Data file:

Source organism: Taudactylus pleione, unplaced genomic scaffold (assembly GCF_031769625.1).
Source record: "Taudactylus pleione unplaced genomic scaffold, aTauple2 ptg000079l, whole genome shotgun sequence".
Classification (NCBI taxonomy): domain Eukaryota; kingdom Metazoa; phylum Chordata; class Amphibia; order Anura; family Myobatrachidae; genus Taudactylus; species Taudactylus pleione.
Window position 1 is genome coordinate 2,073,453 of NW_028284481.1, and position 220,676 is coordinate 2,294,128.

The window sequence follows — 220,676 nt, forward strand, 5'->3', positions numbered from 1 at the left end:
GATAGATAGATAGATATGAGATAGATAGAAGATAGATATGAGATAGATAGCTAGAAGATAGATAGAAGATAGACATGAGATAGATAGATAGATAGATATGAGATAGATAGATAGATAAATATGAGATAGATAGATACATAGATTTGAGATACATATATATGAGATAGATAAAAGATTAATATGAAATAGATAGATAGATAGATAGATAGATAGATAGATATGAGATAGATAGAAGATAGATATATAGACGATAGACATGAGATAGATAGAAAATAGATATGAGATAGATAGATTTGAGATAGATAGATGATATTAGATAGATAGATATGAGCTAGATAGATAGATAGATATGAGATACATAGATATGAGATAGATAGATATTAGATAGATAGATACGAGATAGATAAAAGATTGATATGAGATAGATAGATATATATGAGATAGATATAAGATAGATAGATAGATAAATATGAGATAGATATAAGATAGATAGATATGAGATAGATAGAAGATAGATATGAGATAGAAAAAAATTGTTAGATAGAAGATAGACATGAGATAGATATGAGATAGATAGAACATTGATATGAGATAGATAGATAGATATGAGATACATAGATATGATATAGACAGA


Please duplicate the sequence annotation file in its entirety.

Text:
Source organism: Taudactylus pleione, unplaced genomic scaffold (assembly GCF_031769625.1).
Source record: "Taudactylus pleione unplaced genomic scaffold, aTauple2 ptg000079l, whole genome shotgun sequence".
Classification (NCBI taxonomy): domain Eukaryota; kingdom Metazoa; phylum Chordata; class Amphibia; order Anura; family Myobatrachidae; genus Taudactylus; species Taudactylus pleione.
Window position 1 is genome coordinate 2,073,453 of NW_028284481.1, and position 220,676 is coordinate 2,294,128.

The window sequence follows — 220,676 nt, forward strand, 5'->3', positions numbered from 1 at the left end:
GATAGATAGATAGATATGAGATAGATAGAAGATAGATATGAGATAGATAGCTAGAAGATAGATAGAAGATAGACATGAGATAGATAGATAGATAGATATGAGATAGATAGATAGATAAATATGAGATAGATAGATACATAGATTTGAGATACATATATATGAGATAGATAAAAGATTAATATGAAATAGATAGATAGATAGATAGATAGATAGATAGATATGAGATAGATAGAAGATAGATATATAGACGATAGACATGAGATAGATAGAAAATAGATATGAGATAGATAGATTTGAGATAGATAGATGATATTAGATAGATAGATATGAGCTAGATAGATAGATAGATATGAGATACATAGATATGAGATAGATAGATATTAGATAGATAGATACGAGATAGATAAAAGATTGATATGAGATAGATAGATATATATGAGATAGATATAAGATAGATAGATAGATAAATATGAGATAGATATAAGATAGATAGATATGAGATAGATAGAAGATAGATATGAGATAGAAAAAAATTGTTAGATAGAAGATAGACATGAGATAGATATGAGATAGATAGAACATTGATATGAGATAGATAGATAGATATGAGATACATAGATATGATATAGACAGA